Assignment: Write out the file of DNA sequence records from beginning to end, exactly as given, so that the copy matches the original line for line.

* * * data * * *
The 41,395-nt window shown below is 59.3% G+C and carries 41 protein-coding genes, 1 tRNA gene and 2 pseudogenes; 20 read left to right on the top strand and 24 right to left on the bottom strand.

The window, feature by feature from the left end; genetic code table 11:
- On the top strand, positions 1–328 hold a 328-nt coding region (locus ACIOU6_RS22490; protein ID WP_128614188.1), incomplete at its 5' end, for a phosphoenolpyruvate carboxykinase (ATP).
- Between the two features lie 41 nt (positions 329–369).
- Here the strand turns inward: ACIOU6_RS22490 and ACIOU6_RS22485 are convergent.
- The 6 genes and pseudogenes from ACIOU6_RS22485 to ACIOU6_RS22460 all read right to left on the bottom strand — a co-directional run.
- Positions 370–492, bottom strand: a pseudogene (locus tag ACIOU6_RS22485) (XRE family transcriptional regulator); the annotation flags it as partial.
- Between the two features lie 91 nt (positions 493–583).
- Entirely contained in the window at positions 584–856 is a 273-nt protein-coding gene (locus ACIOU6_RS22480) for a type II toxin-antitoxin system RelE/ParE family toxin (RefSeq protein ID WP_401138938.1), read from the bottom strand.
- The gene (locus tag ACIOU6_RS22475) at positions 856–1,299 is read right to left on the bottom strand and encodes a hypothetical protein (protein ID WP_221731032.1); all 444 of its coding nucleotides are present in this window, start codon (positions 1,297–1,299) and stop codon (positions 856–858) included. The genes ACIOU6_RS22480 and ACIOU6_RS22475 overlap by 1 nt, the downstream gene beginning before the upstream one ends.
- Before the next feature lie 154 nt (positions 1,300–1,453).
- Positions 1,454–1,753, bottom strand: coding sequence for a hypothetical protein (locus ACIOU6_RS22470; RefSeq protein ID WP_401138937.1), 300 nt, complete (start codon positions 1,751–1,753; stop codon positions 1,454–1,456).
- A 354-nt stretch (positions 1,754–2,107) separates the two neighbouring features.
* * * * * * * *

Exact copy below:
The 41,395-nt window shown below is 59.3% G+C and carries 41 protein-coding genes, 1 tRNA gene and 2 pseudogenes; 20 read left to right on the top strand and 24 right to left on the bottom strand.

The window, feature by feature from the left end; genetic code table 11:
- On the top strand, positions 1–328 hold a 328-nt coding region (locus ACIOU6_RS22490; protein ID WP_128614188.1), incomplete at its 5' end, for a phosphoenolpyruvate carboxykinase (ATP).
- Between the two features lie 41 nt (positions 329–369).
- Here the strand turns inward: ACIOU6_RS22490 and ACIOU6_RS22485 are convergent.
- The 6 genes and pseudogenes from ACIOU6_RS22485 to ACIOU6_RS22460 all read right to left on the bottom strand — a co-directional run.
- Positions 370–492, bottom strand: a pseudogene (locus tag ACIOU6_RS22485) (XRE family transcriptional regulator); the annotation flags it as partial.
- Between the two features lie 91 nt (positions 493–583).
- Entirely contained in the window at positions 584–856 is a 273-nt protein-coding gene (locus ACIOU6_RS22480) for a type II toxin-antitoxin system RelE/ParE family toxin (RefSeq protein ID WP_401138938.1), read from the bottom strand.
- The gene (locus tag ACIOU6_RS22475) at positions 856–1,299 is read right to left on the bottom strand and encodes a hypothetical protein (protein ID WP_221731032.1); all 444 of its coding nucleotides are present in this window, start codon (positions 1,297–1,299) and stop codon (positions 856–858) included. The genes ACIOU6_RS22480 and ACIOU6_RS22475 overlap by 1 nt, the downstream gene beginning before the upstream one ends.
- Before the next feature lie 154 nt (positions 1,300–1,453).
- Positions 1,454–1,753, bottom strand: coding sequence for a hypothetical protein (locus ACIOU6_RS22470; RefSeq protein ID WP_401138937.1), 300 nt, complete (start codon positions 1,751–1,753; stop codon positions 1,454–1,456).
- A 354-nt stretch (positions 1,754–2,107) separates the two neighbouring features.